How do you solve problems for others you’ve not solved for yourself?
It feels like there’s an ah-ha moment in this one, so let’s dig in. Assuming I am my own ideal customer profile (ICP), what’s that guy look like?
Middle-aged suburban male. Married. Gainfully employed. Above average income. No longer treading water, but still swimming in debt. Recognizes the only way to make significantly more money these days is by changing companies or starting his own business. Wants supplemental income. Wants to diversify his income stream so as to no longer be as dependent on corporate whims.
What skills does he have? What’s in his toolbox?
He’s been doing his own thing for a decade. Publishing his own magazine-themed blog. He’s started and managed vibrant online communities, built his own engines, met like minds around the world, both digitally and in person. He’s built corporate training programs, and sat through enough overpriced, white label certification programs purchased by employers to know where things fall apart.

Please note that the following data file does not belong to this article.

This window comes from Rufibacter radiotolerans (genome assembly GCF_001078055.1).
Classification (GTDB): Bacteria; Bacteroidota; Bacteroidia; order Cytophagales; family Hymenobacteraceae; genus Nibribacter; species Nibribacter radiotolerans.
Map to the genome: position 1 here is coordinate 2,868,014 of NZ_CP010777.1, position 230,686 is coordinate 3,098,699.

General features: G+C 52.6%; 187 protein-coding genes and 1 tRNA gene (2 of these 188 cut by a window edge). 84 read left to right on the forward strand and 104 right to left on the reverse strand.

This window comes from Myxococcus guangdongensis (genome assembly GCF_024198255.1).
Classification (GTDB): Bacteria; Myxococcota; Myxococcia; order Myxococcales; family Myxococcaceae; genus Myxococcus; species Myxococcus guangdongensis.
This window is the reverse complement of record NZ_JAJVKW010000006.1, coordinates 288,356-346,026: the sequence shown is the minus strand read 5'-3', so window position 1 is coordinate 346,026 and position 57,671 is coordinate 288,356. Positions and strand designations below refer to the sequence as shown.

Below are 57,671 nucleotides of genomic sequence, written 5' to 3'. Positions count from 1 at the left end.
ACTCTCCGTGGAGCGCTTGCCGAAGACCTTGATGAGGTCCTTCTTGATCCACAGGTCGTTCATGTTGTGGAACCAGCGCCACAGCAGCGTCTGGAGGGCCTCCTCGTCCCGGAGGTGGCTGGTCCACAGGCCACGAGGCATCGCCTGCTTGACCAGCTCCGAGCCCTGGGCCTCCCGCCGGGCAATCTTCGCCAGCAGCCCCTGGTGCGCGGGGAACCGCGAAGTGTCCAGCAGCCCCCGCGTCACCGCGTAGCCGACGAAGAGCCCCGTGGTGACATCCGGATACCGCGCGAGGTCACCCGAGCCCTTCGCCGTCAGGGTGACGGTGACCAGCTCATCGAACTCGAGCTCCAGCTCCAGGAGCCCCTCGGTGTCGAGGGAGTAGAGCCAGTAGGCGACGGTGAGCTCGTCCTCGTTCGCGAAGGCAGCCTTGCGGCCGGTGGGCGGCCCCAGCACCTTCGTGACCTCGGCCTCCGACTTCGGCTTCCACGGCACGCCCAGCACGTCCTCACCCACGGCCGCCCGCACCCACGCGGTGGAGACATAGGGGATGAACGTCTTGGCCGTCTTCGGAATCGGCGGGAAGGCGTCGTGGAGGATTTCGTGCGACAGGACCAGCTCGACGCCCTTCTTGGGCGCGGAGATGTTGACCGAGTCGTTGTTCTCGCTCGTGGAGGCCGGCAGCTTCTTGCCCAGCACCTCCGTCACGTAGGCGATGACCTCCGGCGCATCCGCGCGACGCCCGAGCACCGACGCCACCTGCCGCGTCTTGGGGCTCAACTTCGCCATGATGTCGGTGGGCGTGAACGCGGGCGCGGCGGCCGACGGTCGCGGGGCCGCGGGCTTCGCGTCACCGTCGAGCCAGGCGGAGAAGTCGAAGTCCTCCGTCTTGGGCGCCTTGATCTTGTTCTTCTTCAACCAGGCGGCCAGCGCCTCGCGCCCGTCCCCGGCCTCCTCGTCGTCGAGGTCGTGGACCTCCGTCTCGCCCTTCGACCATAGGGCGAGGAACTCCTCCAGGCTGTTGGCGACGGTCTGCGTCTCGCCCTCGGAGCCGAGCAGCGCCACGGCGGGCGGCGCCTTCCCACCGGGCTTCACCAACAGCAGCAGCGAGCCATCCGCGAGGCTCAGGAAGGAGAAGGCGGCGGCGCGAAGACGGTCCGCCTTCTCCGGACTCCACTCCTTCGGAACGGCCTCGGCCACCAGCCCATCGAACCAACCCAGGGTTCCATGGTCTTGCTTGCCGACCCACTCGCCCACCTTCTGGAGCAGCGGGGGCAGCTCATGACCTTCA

He knows how the sausage is made—but he doesn’t want to make sausage. He believes there are people out there like him who want something more—because HE wants something more.
I gotta tell ya, that’s the real deal, right there. That’s me.
The good thing about being your own ICP is how intimately you understand your ICP.
The problem with being your own ICP is—you can’t help anyone until you’ve figured it out for yourself.
Discovery: I’m still constraining things in the same box.
To the man with the hammer, every problem looks like a nail.
Back to the drawing board.